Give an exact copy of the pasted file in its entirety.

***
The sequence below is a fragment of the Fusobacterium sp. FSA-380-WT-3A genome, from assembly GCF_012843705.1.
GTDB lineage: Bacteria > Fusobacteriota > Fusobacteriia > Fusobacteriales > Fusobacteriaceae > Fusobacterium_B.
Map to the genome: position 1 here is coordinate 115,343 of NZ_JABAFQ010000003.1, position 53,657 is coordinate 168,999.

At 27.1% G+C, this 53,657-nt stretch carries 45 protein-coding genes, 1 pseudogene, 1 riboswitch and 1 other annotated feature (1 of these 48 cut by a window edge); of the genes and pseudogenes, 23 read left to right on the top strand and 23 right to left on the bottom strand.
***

The sequence below is a fragment of the Fusobacterium sp. FSA-380-WT-3A genome, from assembly GCF_012843705.1.
GTDB lineage: Bacteria > Fusobacteriota > Fusobacteriia > Fusobacteriales > Fusobacteriaceae > Fusobacterium_B.
Map to the genome: position 1 here is coordinate 115,343 of NZ_JABAFQ010000003.1, position 53,657 is coordinate 168,999.

At 27.1% G+C, this 53,657-nt stretch carries 45 protein-coding genes, 1 pseudogene, 1 riboswitch and 1 other annotated feature (1 of these 48 cut by a window edge); of the genes and pseudogenes, 23 read left to right on the top strand and 23 right to left on the bottom strand.